COVID-19 Impacts Local Soccer Club

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High schoolers haven’t been the only athletes to take a hit due to cancellations over the COVID-19 pandemic. Whether it be soccer, basketball, baseball and softball or any sport in between, recreational and travel teams from all over the country have been relegated to the sidelines as leagues and tournaments put things on hold until later this year.

With more than 200 players and 12 teams, mostly from Montgomery and Macoupin counties, Impact FC has been hit particularly hard by the unexpected vacation from soccer.

“Our motto, Team Before Self, says it all, but with social distancing, this has not been an easy move for anyone,” said Impact FC board member and coach Dave Reiher. “I want to see our kids, coaches and families back on the field. At the same time, our biggest concern is the welfare of all of the young athletes that are a part of the club, their families and communities.”

The Impact FC teams were scheduled to play in tournaments throughout the area, including Edwardsville, St. Louis, Springfield and Terre Haute, IN, in addition to league play in the CIYSL and SLYSA soccer leagues. All of those have now been cancelled, leaving a hole for the players, parents and coaches.

“I miss the kids. Our particular team has been together for three years, practicing twice a week for seven to eight months out of the year. You become close with not only the kids, but their entire families,” said Travis Matthews, coach of the 2009 boys team and director of coaching for the club. “We’ve been using our SportsEngine app to keep connected with the boys. We send out weekly “homework” assignments for them to complete. Then their parents take pictures of them doing the training sessions and post them to our team chat. The boys enjoy being able to see their teammates even if it’s just through the app.”

As coach of the high school girls team and the U10 Impact girls squad, DJ Morgan has looked at different avenues for working with his two teams.

“I have sent the U10 girls videos for improving ball handling,” Morgan said of communicating with his younger squad, who need more hands on training than the older team. “I keep in touch with the players moving on to play at college by making sure they stay in shape and get their touches in with their high school season being canceled.”

With two daughters, Jordan and Devan, who saw their high school season cancelled, Morgan is all too familiar with that aspect of the quarantine. As hard as it’s been for him to see his daughters miss their senior season, the story of one of his Impact players is even more heartbreaking.

“One player in particular has it even tougher as she signed to play at MacMurray and they have since closed their doors,” Morgan said, referring to Carlinville senior Olivia Turley. “I was able to help her with options and she is currently deciding between two colleges where she will have a roster spot.”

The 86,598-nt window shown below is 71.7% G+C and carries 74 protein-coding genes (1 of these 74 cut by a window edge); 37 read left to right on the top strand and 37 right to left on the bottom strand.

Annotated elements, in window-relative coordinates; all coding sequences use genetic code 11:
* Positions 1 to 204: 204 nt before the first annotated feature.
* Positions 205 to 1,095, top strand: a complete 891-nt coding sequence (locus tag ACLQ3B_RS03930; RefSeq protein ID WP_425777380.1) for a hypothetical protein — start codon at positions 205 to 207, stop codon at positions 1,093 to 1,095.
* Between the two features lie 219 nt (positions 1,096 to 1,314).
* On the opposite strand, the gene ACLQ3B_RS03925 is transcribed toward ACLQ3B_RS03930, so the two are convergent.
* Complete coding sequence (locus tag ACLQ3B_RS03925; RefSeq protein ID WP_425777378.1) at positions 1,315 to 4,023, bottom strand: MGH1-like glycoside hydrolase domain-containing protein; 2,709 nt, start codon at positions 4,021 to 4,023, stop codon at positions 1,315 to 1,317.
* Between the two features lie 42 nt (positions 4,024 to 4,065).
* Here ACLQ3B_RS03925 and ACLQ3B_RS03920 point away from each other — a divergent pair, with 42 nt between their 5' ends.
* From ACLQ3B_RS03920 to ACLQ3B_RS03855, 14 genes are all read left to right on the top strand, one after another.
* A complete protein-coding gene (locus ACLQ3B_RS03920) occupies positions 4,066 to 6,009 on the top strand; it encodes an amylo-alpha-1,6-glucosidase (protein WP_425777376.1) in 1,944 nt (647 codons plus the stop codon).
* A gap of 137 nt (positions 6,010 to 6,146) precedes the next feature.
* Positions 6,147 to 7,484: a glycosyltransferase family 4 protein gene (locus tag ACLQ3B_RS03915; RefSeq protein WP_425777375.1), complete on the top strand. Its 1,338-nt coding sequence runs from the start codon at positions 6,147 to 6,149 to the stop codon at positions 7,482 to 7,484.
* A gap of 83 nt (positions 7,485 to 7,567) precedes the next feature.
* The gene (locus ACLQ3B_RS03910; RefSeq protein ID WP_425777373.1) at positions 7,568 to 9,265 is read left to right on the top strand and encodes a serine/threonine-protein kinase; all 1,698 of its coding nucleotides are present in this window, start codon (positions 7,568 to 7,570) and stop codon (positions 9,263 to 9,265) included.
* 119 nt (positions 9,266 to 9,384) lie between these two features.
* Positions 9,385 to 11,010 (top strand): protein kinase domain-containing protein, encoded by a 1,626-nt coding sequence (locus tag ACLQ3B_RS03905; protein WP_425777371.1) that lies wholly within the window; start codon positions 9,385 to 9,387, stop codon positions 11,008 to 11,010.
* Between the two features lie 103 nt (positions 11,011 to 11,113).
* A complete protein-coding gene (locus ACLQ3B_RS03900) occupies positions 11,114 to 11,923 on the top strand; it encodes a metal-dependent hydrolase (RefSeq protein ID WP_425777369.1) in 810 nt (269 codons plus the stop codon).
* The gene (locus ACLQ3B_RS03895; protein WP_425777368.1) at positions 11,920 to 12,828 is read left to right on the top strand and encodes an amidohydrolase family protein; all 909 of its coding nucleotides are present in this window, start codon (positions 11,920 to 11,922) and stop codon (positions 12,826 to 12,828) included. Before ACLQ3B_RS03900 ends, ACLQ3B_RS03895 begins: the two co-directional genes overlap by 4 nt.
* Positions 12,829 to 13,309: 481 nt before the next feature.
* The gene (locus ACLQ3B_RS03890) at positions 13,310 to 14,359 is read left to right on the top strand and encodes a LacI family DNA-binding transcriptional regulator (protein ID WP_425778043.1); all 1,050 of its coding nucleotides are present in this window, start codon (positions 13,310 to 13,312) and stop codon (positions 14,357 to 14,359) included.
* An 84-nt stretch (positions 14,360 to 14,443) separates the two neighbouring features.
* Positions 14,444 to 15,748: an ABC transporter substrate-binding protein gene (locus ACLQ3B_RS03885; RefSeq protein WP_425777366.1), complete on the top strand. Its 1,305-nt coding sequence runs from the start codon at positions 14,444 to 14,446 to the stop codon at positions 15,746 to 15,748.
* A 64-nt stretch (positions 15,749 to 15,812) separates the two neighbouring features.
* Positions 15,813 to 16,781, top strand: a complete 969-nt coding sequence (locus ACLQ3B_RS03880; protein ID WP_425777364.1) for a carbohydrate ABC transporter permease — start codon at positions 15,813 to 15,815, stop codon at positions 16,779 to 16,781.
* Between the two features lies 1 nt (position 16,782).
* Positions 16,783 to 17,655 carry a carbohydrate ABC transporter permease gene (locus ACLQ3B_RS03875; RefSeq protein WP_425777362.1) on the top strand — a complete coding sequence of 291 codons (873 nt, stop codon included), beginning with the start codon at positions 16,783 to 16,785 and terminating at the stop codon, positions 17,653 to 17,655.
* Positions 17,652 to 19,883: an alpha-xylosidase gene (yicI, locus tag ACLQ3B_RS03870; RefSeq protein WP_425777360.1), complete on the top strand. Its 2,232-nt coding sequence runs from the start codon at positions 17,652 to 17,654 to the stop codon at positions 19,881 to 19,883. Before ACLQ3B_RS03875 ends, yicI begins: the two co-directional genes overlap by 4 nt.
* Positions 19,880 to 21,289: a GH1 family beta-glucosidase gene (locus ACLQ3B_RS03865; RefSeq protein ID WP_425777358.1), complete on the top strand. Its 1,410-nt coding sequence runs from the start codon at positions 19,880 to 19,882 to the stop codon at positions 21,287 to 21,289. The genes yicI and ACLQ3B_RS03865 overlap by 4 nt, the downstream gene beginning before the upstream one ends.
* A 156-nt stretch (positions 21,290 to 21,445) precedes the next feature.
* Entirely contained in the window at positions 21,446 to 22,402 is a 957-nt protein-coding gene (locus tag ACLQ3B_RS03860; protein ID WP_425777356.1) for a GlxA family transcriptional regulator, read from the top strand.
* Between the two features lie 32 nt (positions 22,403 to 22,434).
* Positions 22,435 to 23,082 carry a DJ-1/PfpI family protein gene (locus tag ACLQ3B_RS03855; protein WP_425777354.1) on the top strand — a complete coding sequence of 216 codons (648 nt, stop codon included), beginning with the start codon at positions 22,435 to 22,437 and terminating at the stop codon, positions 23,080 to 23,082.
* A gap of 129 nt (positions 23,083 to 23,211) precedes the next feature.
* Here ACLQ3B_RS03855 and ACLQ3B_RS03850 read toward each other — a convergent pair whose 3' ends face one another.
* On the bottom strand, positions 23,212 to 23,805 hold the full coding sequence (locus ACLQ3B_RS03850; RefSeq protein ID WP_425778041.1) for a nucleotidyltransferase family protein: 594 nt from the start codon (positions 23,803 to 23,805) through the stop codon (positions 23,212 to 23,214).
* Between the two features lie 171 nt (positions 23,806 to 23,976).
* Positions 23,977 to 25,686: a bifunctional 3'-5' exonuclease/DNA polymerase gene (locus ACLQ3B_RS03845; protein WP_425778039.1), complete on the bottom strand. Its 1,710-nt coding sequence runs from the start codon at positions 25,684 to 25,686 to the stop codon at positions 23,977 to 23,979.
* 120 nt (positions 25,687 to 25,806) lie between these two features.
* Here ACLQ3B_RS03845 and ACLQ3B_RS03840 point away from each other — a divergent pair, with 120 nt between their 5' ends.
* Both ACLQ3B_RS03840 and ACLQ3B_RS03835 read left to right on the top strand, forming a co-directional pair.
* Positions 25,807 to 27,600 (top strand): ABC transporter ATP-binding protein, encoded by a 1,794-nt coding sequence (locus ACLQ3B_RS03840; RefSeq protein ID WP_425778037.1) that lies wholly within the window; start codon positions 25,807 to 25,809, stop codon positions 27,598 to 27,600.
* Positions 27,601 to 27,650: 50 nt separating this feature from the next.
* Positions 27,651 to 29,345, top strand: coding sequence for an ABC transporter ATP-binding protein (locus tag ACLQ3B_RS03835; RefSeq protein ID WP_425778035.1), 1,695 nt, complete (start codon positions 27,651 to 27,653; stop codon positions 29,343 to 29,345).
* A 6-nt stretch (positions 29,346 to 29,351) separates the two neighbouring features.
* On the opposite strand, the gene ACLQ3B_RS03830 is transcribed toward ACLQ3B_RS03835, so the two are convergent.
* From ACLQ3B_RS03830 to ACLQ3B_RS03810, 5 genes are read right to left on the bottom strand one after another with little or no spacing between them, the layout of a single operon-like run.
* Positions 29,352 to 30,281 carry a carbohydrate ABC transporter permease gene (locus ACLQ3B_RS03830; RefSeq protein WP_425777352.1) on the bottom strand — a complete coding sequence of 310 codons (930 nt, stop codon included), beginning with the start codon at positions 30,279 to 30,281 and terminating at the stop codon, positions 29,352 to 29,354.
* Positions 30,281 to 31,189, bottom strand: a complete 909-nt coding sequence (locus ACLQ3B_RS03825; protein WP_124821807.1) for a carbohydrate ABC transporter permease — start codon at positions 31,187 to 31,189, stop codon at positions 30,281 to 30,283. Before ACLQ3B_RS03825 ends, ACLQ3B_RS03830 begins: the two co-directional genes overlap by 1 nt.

Reiher, who wasn’t planning to coach this season due to work commitments, has been working to keep the Impact family connected as a whole, via social media.

“Putting my coaching status on pause was hard enough to do, but with the current situation it is even tougher just knowing that the kids don’t have the interactions with their teammates. it was easier thinking that I could still pop in to training sessions and games to see the kids and be around the sport that all of us involved with Impact FC love so much.” Reiher said. “One of my roles is working on the website and posting on Facebook. I have been trying to provide some smiles to all of those involved with Impact FC so they can have a look back at the fun we have had as a club so far.”

For all of the club’s coaches, the most difficult part of the shutdown has been that lost link with the players and the shared joy of their successes. 

“The hardest part about quarantine is not being able to connect with the players, said Morgan, who has coached soccer for 16 years. “Watching players develop new skills and helping them learn the game is what coaching is all about for me.”

Fortunately, Morgan, Matthews and the other Impact FC coaches will be back once the pandemic has subsided, ready to foster the love of soccer in the youth of the area. While some bigger clubs have had to furlough employees and cut salaries, Impact’s staff is volunteer-based and has been able to continue doing what they love. Until that can happen, they’ll just wait for greener, and safer, pastures.

“We have to do what the scientists and doctors believe is the right thing in order to preserve what we have so that we are all able to get back to soccer when the time comes,” Reiher said.

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